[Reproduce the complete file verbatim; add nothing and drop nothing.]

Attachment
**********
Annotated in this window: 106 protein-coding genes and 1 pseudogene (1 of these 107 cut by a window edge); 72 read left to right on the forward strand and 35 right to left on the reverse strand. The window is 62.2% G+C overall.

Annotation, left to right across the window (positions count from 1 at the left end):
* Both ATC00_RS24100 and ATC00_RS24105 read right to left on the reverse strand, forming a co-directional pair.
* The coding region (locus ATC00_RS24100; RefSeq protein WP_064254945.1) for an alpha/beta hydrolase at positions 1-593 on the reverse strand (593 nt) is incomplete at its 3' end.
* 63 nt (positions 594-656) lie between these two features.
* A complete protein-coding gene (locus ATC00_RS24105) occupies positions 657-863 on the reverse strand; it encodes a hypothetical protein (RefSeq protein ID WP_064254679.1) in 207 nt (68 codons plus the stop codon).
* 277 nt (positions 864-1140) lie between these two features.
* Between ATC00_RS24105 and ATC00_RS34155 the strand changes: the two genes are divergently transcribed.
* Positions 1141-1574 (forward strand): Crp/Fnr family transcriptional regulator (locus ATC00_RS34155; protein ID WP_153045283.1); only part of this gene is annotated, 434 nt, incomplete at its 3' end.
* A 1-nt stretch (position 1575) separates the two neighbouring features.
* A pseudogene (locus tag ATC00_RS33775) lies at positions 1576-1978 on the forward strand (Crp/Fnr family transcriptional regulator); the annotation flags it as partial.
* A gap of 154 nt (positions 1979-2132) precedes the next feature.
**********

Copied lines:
Annotated in this window: 106 protein-coding genes and 1 pseudogene (1 of these 107 cut by a window edge); 72 read left to right on the forward strand and 35 right to left on the reverse strand. The window is 62.2% G+C overall.

Annotation, left to right across the window (positions count from 1 at the left end):
* Both ATC00_RS24100 and ATC00_RS24105 read right to left on the reverse strand, forming a co-directional pair.
* The coding region (locus ATC00_RS24100; RefSeq protein WP_064254945.1) for an alpha/beta hydrolase at positions 1-593 on the reverse strand (593 nt) is incomplete at its 3' end.
* 63 nt (positions 594-656) lie between these two features.
* A complete protein-coding gene (locus ATC00_RS24105) occupies positions 657-863 on the reverse strand; it encodes a hypothetical protein (RefSeq protein ID WP_064254679.1) in 207 nt (68 codons plus the stop codon).
* 277 nt (positions 864-1140) lie between these two features.
* Between ATC00_RS24105 and ATC00_RS34155 the strand changes: the two genes are divergently transcribed.
* Positions 1141-1574 (forward strand): Crp/Fnr family transcriptional regulator (locus ATC00_RS34155; protein ID WP_153045283.1); only part of this gene is annotated, 434 nt, incomplete at its 3' end.
* A 1-nt stretch (position 1575) separates the two neighbouring features.
* A pseudogene (locus tag ATC00_RS33775) lies at positions 1576-1978 on the forward strand (Crp/Fnr family transcriptional regulator); the annotation flags it as partial.
* A gap of 154 nt (positions 1979-2132) precedes the next feature.